Progress on child poverty shows this is a solvable problem - and reducing the UK's levels of poverty is necessary if we are to improve social mobility, says Chris Goulden.
So, for a while longer at least, child poverty remains part of the formal responsibility of the Commission led by Alan Milburn, which published its annual review last week. Next year, it’s almost certain the focus will be entirely on social mobility and life chances, following changes to the Commission’s remit laid out in the Welfare Reform and Work Bill.
This isn’t just a semantic shift; poverty and social mobility are connected but quite different phenomena. Increasing social mobility is about taking steps towards more equality of opportunity so that people with talent and skills can succeed, no matter what their circumstances. Reducing poverty, on the other hand, is concerned with building decent living standards so that everyone has the freedom to participate in society, whatever their talent or potential is. The debate can become even more confused by those who argue that increasing social mobility is the solution to reducing poverty.
A high level of mobility, where your position in life doesn’t depend strongly on that of your parents, often goes hand in hand with low levels of poverty across different countries. However, this is not always the case. A focus on increasing mobility alone and not reducing poverty risks ignoring the low standard of living experienced by many people, and not just children, in the UK today. Indeed, the Commission’s report draws attention to the problem of one million children currently living in persistent poverty (defined as being in poverty three years out of four in a row). Dealing with the poverty of their parents now will be essential as a foundation for improving the opportunities of children by the time they reach adulthood and have children of their own.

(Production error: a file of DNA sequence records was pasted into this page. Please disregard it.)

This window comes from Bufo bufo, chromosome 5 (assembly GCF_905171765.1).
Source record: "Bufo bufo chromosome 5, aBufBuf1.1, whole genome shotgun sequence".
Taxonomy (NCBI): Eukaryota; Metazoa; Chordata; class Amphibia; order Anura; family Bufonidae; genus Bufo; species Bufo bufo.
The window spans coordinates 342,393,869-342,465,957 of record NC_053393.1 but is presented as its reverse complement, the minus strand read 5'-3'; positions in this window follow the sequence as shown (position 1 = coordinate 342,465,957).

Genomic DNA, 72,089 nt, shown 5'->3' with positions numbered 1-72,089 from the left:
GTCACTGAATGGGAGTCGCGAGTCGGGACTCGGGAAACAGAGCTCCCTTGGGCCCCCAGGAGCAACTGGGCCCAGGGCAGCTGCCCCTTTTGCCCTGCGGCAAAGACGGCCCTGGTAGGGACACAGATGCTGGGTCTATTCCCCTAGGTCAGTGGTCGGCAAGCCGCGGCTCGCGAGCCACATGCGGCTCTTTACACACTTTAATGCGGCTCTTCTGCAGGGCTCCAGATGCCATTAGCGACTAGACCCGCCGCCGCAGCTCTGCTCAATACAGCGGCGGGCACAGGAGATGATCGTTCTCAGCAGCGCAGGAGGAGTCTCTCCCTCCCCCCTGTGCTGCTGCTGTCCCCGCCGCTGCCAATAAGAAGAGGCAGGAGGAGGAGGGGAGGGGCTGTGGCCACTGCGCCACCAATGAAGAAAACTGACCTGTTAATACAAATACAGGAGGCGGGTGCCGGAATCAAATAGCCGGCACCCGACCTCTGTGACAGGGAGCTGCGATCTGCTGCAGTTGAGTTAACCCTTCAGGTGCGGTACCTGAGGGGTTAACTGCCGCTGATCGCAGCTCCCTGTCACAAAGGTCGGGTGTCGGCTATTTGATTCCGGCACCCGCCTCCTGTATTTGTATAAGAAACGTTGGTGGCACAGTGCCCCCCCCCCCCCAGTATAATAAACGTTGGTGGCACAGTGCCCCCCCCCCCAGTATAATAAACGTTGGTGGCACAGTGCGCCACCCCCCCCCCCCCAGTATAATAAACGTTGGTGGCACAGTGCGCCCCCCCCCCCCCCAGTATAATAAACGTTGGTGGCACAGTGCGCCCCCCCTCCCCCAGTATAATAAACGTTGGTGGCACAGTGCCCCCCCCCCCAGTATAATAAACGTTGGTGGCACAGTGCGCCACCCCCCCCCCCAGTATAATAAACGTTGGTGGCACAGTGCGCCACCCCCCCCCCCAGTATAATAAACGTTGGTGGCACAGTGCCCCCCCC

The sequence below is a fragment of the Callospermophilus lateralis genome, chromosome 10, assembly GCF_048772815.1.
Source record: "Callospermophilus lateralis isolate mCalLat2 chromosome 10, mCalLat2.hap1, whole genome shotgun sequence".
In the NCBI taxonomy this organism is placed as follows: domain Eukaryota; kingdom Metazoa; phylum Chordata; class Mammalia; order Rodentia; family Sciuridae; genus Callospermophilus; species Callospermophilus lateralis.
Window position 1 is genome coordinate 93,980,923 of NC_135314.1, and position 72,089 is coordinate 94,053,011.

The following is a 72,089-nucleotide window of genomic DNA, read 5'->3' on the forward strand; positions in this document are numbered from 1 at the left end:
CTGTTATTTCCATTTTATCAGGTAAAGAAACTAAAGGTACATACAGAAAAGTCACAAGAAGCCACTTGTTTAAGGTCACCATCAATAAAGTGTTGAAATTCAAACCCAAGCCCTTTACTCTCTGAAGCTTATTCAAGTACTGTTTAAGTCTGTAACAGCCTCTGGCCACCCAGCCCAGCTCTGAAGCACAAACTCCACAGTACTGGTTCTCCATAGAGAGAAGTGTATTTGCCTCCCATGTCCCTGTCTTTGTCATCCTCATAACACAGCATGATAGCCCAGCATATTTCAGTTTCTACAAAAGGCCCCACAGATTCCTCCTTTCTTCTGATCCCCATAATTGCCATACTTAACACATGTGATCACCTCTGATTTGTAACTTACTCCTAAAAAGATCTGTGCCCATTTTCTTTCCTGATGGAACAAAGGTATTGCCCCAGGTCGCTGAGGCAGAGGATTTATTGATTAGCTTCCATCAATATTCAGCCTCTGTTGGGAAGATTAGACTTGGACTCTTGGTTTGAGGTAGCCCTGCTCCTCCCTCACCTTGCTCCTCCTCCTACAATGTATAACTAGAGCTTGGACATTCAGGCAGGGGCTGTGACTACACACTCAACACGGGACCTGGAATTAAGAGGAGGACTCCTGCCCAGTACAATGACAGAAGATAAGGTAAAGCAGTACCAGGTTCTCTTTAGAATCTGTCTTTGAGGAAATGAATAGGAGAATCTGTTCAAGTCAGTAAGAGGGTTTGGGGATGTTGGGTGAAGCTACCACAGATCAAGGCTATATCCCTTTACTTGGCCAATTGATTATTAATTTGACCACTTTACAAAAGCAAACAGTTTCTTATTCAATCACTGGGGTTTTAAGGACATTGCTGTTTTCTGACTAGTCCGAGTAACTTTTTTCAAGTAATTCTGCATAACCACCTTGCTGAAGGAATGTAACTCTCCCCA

The Commission’s report rightly commends some of the progress on reducing child poverty since the late 1990s, including:
- a decline by a third in child poverty;
- fewer children living with parents who aren’t in paid work;
- a high and increasing rate of employment; and
- a gradual narrowing of gaps in exam results between richer and poorer children.
This is important evidence that poverty is a solvable problem.
But what about the living standards and opportunities for children living in poverty today? There are still big gaps. In particular, the quality and ease of access to affordable childcare is a problem across most parts of the UK and more support is needed for mothers to get into well-paid and flexible jobs. Quality also needs to improve in schools with high numbers of poorer children, and the transition into the workplace for non-graduates is also important. High levels of in-work poverty and low pay are also highlighted as areas of concern in the report.
While action in all these areas of policy would help, poverty matters at all ages, and the failure to take an all-age approach is one of the stumbling blocks to serious progress. The seeds for deprivation in old age are sown during working life. An ‘all-out assault on poverty’ requires a comprehensive approach* across people’s whole lives. Just as important is the role of markets in determining whether we can reach a decent living standard – many of the problems of poverty are driven by high housing, childcare and energy costs. These need to be part of the analysis of the problem, and the solution to poverty and better life chances rather than a simple focus on improving social mobility.
It is impossible to imagine a socially mobile society that also has high levels of persistent poverty – reducing the UK’s relatively high levels of poverty is a necessary condition for those concerned with improving social mobility.
*JRF will be publishing the UK’s first costed and evidence based strategy to reduce poverty across all age groups in 2016.